 In cases where demand for resource exceeds
supply, tasks considered one by one and
resources assigned to these tasks based on
priority rules
6-31
Constrained Resources
 Scarcity of resources rarely applies to
resources in general
 “Walts”
6-32
Some Priority Rules
 As soon as possible
 As late as possible
 Minimum slack first
 Most critical followers
 Most successor
 Most resources first
6-33
Choosing a Priority Rule
 Schedule Slippage
– amount project or set of projects delayed
 Resource Utilization
– extent that resources are over or underworked
 In-Process Inventory
– amount of unfinished work in the system
6-34
ALLOCATING SCARCE
RESOURCES TO SEVERAL
PROJECTS
6-35
Pseudoactivities
 Used to link several project together
 Have duration but do not require any
resources
 This approach allows a set of projects to be
dealt with as though it were a single project
charts and tables
6-36
Figure 6-19 Multiple Projects Connected with
Pseudoactivities Shown on a Time Line
6-37
Resource Allocation and the
Project Life Cycle
Figure 6-20 Project or task life cycles
6-38
GOLDRATT’S CRITICAL
CHAIN
6-39
Introduction
 Similar issues that trouble people about working
on projects regardless of type of project
–
–
–
–
unrealistic due dates
too many changes
resources and data not available
unrealistic budget
 These issues/problems related to need to make
 To what extent are these problems caused by
human decisions and practices?
6-40
Figure 6-21 Three Project
Scenarios
6-41
Table 6-6 Project Completion Time Statistics Based
on Simulating Three Projects 200 Times
Average
Std Dev
Max
Min
Median
Scenario 1 Scenario 2 Scenario 3
50.4
51.9
53.4
7.1
6.3
5.3
69.4
72.7
69.3
30.1
36.1
39.3
50.0
51.8
53.1
6-42
Times
 Average Completion Times
 Optimistic Completion Times
 Pessimistic Completion Times
 Implications of Assuming Known Activity Times
 Impact of Inflated Time Estimates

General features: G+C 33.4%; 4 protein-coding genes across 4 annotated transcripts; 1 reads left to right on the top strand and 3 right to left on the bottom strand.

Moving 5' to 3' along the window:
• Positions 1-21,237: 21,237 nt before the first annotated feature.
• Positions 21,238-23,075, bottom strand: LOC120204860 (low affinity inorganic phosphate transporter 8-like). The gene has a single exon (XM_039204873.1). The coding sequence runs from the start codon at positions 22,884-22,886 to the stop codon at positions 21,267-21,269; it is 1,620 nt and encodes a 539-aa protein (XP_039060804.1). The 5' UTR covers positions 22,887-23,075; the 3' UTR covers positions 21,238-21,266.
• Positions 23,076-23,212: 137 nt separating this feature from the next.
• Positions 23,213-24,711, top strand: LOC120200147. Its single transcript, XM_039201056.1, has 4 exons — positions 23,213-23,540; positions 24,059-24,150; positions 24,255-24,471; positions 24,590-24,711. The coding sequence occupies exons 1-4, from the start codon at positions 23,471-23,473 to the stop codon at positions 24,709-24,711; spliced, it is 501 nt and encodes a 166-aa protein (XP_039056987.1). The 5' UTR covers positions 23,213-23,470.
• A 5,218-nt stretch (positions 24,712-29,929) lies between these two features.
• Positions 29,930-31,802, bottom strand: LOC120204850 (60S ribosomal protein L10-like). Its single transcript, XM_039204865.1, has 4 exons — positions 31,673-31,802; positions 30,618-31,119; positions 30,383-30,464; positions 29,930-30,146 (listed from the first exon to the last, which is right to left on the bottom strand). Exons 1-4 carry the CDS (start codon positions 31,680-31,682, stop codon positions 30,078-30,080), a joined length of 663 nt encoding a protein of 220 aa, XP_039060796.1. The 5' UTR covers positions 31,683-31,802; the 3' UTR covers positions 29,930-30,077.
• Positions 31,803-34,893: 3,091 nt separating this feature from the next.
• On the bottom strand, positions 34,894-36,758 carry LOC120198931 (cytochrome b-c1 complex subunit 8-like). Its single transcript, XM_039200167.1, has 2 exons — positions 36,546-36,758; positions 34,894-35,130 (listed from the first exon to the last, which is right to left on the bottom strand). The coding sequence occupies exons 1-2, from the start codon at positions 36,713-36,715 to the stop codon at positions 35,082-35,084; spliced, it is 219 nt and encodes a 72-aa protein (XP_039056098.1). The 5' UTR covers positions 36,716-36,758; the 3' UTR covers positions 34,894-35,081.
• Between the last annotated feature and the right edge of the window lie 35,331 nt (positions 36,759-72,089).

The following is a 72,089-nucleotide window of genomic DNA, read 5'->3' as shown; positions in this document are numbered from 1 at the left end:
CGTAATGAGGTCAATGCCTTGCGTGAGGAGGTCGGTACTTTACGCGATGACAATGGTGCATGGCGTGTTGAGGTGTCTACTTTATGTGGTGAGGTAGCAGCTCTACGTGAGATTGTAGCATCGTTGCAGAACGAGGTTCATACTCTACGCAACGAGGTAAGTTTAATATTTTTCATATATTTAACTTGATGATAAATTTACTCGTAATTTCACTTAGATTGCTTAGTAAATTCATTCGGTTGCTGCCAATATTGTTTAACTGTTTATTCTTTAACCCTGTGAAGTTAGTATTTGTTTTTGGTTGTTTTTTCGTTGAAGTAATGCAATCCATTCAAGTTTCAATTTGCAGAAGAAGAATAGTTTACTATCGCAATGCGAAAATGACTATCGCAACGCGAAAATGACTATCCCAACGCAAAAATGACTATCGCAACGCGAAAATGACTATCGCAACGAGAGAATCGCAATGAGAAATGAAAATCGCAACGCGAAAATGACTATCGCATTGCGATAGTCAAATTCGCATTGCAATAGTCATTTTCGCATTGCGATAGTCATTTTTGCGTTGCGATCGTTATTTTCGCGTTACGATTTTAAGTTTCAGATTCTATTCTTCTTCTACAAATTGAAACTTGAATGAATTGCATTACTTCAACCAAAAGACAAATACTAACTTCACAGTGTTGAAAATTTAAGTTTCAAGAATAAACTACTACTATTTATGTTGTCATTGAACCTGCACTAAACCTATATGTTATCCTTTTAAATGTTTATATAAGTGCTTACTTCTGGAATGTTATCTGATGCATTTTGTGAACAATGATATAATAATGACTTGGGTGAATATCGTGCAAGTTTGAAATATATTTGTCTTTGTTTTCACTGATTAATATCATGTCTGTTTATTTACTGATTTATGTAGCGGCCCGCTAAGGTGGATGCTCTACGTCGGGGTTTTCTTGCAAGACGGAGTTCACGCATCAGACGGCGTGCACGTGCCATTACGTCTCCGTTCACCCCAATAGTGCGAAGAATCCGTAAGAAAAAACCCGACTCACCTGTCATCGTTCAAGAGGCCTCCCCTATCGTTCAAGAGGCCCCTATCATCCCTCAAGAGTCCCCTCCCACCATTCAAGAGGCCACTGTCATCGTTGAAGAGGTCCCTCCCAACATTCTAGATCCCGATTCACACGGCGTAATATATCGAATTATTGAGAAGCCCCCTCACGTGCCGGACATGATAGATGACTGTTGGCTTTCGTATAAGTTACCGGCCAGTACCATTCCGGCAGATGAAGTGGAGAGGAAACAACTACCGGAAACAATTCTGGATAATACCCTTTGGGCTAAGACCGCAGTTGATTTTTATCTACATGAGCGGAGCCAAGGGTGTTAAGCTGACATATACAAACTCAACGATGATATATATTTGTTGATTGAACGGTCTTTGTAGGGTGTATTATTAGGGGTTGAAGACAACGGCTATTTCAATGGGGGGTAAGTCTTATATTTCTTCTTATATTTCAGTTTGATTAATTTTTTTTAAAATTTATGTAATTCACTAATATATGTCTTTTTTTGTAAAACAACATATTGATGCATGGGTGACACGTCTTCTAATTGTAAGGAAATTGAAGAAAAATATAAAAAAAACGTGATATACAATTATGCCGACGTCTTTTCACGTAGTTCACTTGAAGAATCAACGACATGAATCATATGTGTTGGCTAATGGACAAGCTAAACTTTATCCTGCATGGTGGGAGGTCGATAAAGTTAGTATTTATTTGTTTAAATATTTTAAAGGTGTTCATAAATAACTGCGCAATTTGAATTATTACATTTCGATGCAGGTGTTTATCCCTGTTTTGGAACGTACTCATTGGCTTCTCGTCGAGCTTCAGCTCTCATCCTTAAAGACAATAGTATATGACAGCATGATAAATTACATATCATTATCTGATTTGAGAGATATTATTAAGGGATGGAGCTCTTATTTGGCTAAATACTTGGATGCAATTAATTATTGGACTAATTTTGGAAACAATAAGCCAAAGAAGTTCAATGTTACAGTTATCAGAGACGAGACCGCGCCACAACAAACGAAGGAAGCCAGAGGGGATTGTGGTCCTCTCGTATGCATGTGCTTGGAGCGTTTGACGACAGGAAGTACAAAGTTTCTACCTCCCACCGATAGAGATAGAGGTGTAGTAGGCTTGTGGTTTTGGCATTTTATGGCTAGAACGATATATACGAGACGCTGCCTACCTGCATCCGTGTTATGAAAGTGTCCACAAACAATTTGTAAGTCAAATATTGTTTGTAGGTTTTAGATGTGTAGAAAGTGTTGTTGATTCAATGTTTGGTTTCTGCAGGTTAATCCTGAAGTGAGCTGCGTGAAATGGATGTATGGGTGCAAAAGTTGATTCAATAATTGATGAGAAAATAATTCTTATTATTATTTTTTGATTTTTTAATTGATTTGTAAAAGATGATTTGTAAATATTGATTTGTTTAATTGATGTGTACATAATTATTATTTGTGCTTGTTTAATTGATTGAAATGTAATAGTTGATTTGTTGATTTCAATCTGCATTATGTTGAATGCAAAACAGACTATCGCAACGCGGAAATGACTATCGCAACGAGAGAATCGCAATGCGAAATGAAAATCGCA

 Shape of the Distribution
 Worker Time Estimates
 Student Syndrome
6-43
Figure 6-24 Two Small Projects
6-44
Figure 6-25 Alternative Gantt
Charts for Projects A and B
6-45
Common Chain of Events
 Underestimate time needed to complete
project
– assumption of known activity times and
independent paths
 Project team members inflate time estimates
 Work fills available time
– student syndrome
– early completions not reported
6-46
Common Chain of Events
continued
 Safety time misused
 Misused safety time results in missed
 Hidden safety time complicates task of
prioritizing project activities
 Lack of clear priorities results in poor
6-47
Common Chain of Events
concluded
 Uneven demand on resources also results
 More projects undertaken to ensure all
resources fully utilized
 More projects further increases poor
6-48
Reversing the Cycle
 Reduce number of projects assigned to each
individual
 Schedule start of new projects based on
availability of bottleneck resources
 Reduce amount of safety time added to individual
buffer
– activity durations set so that there is a high probability
the task will not be finished on time
6-49
The Critical Chain
 Longest chain of consecutively dependent
events
– considers both precedence relationships and
resource dependencies
 Project Buffer
 Feeding Buffer
6-50
Figure 6-26 Sample Network
Diagram
6-51
Figure 6-27 Project and Feeder
Buffers
6-52